There is an optional last argument to these procedures which is a floating point number . If during the simplification there is change in the interval for a variable such that the width of the new range is lower by more than from the width of the initial range, then the simplification process will be repeated until either the procedure detect that there is no solution to the system or that no change occur in the variable or that the amplitude of the change is lower than .

If you have numerous equations that have such terms the C++ procedure
may be quite large. To reduce this size you may choose to look only at
the linear term or only at the square term by setting the flag
``ALIAS/hullC``
to 1 or 2 (its default value is 0). Note that this option is not valid
for the `HullConsistencyStrong` and `HullIConsistency` procedures.

A typical use of this procedure is given below, assuming that you have
a list of equations `EQ` and a list of variable `VAR`:

HullConsistency(EQ,VAR,"SS"): HessianSolve(EQ,VAR,Init,"SS");Here the procedure generate the C++ procedure

The efficiency of the hull consistency approach is usually quite good but decreases quite quickly after the first improvements. Hence it is in general not a good idea to repeat the procedure when only small improvements on the range are obtained.

A test to determine if an expression involved in the equations
and inequalities can be interval-valuated may be performed if the `Verify_Problem_Expression` procedure has been called before the call
to `HullConsistency` or `HullIConsistency` (see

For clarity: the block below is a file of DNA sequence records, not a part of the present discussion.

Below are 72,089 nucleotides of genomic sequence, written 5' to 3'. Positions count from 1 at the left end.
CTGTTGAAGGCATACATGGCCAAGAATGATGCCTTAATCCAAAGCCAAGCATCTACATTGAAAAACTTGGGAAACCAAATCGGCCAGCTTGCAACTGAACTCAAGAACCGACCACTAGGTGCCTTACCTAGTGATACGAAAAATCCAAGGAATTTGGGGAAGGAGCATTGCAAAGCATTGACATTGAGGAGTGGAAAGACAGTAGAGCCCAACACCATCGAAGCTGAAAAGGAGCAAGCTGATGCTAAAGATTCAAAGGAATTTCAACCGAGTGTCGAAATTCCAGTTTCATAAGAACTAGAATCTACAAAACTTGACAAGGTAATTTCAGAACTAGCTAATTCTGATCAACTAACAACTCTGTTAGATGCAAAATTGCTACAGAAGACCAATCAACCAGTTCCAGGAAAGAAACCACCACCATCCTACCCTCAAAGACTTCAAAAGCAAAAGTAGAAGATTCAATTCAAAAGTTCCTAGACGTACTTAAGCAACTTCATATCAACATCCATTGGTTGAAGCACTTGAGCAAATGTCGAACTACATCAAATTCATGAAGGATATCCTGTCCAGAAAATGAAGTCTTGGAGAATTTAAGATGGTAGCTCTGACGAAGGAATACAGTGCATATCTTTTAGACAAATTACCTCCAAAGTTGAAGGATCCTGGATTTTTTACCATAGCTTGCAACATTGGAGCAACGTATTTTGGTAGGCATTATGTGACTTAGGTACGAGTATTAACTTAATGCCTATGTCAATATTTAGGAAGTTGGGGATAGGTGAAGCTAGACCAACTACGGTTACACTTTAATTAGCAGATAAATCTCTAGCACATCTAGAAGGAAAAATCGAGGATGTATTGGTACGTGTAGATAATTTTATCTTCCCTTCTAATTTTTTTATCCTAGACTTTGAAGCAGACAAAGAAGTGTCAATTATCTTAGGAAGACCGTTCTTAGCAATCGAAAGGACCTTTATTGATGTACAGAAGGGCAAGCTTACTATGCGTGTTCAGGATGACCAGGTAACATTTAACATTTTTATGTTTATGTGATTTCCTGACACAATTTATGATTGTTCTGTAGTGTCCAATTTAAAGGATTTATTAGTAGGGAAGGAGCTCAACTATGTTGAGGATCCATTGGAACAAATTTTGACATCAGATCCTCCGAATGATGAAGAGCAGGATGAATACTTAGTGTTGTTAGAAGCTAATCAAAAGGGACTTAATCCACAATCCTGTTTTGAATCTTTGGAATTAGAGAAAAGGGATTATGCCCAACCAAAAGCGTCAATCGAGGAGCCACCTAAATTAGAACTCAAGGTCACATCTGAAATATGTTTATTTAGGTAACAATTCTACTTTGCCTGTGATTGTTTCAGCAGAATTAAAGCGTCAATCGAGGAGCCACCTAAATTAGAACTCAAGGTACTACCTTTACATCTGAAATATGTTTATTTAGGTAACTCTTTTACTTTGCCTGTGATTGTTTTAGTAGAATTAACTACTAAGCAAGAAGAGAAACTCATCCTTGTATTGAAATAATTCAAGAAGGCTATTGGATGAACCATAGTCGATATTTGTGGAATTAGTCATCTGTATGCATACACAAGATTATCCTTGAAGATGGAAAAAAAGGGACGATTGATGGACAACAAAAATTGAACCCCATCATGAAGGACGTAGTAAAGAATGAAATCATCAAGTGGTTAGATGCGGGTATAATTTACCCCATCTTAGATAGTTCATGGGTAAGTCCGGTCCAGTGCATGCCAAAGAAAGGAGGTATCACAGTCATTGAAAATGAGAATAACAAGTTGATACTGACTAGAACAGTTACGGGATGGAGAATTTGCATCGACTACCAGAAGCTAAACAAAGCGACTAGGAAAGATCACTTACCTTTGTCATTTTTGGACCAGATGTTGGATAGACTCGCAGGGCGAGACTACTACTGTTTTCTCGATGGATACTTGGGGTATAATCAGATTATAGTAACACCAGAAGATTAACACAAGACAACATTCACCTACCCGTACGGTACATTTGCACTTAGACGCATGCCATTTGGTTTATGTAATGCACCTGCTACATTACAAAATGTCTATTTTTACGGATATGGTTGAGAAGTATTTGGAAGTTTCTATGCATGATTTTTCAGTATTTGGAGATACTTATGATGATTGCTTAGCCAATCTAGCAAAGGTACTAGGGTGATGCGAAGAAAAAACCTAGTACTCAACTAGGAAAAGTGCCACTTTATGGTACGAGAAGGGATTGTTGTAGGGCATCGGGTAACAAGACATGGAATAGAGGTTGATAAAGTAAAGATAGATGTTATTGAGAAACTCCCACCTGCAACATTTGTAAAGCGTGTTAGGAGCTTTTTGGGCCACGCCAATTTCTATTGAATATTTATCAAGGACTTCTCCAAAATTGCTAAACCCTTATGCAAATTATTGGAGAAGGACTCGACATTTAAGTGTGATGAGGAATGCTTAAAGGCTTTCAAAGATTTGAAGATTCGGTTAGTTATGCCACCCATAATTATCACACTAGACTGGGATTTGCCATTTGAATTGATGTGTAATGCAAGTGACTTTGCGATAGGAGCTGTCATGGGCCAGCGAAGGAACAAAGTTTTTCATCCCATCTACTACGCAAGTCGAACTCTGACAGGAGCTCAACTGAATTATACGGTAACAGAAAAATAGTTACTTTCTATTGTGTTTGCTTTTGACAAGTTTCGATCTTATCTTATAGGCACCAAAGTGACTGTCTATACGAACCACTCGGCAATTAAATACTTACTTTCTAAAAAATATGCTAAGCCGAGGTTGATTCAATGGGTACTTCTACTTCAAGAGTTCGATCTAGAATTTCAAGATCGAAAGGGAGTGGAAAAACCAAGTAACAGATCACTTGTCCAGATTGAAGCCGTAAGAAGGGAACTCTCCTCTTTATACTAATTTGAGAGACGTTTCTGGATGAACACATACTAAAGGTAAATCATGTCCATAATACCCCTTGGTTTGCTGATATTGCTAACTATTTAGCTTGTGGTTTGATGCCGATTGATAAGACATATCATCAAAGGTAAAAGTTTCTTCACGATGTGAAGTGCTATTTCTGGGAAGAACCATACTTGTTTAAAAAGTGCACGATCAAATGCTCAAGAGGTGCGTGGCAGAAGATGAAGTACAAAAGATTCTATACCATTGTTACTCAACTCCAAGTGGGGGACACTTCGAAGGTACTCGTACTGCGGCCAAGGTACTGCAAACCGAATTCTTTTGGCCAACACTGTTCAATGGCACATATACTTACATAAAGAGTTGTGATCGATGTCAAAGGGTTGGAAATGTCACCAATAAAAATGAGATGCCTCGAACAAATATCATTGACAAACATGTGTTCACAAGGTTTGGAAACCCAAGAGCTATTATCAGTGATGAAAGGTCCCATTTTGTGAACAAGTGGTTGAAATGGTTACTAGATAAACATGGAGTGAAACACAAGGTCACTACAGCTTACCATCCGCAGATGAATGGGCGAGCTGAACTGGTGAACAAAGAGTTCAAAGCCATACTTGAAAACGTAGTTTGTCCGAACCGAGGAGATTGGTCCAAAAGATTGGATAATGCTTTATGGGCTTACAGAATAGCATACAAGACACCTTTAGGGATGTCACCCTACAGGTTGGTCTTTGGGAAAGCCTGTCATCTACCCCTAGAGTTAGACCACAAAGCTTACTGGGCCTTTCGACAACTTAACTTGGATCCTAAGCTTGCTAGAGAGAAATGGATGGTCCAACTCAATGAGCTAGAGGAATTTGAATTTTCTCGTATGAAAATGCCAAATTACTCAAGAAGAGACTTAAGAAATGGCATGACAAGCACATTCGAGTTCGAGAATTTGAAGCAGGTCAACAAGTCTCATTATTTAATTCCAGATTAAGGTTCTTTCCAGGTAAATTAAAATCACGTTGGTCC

section 2.1.5). If different calls to the consistency
procedures are made with different set of expressions it is necessary
to specify a different string `ALIAS/ID` string before each call to
`Verify_Problem_Expression`. For example

`ALIAS/ID`:="Simp1": Verify_Problem_Expression(EQ1,VAR): HullIConsistency(EQ1,VAR,"Simp1"): `ALIAS/ID`:="Simp2": Verify_Problem_Expression(EQ2,VAR): HullConsistency(EQ2,VAR,"Simp2"): `ALIAS/ID`:="Simp3": Verify_Problem_Expression(EQ2,VAR): HullConsistencyStrong(EQ3,VAR,"Simp3"): `ALIAS/ID`:="other":is valid.

A special key-word may be used for the procedures `HullConsistency` and `HullIConsistency` in the case of an
optimization problem. In that case the ALIAS-C++ variable
`ALIAS_Optimize` is set to -1 (minimum problem) or 1 (maximum
problem), the flag `ALIAS_Has_Optimum` is set to 1 as soon as an
estimation of the optimum is found while the interval `ALIAS_Optimum` is set to the estimation of the optimum. If an
equation or an inequality has the key-word "Optimum" in it and if `ALIAS_Has_Optimum` is 1, then "Optimum" will be substituted by
`Sup(ALIAS_Optimum)` (minimum problem) or `Inf(ALIAS_Optimum)` (maximum problem).

For example assume that you deal with a problem involving the minimum of : you may then use the following call

HullIConsistency([x*sin(x)+y*cos(y)-Optimum<=0],[x,y],0,"Simp");to create a simplification procedure that may reduce the current box. See another example in section 5.2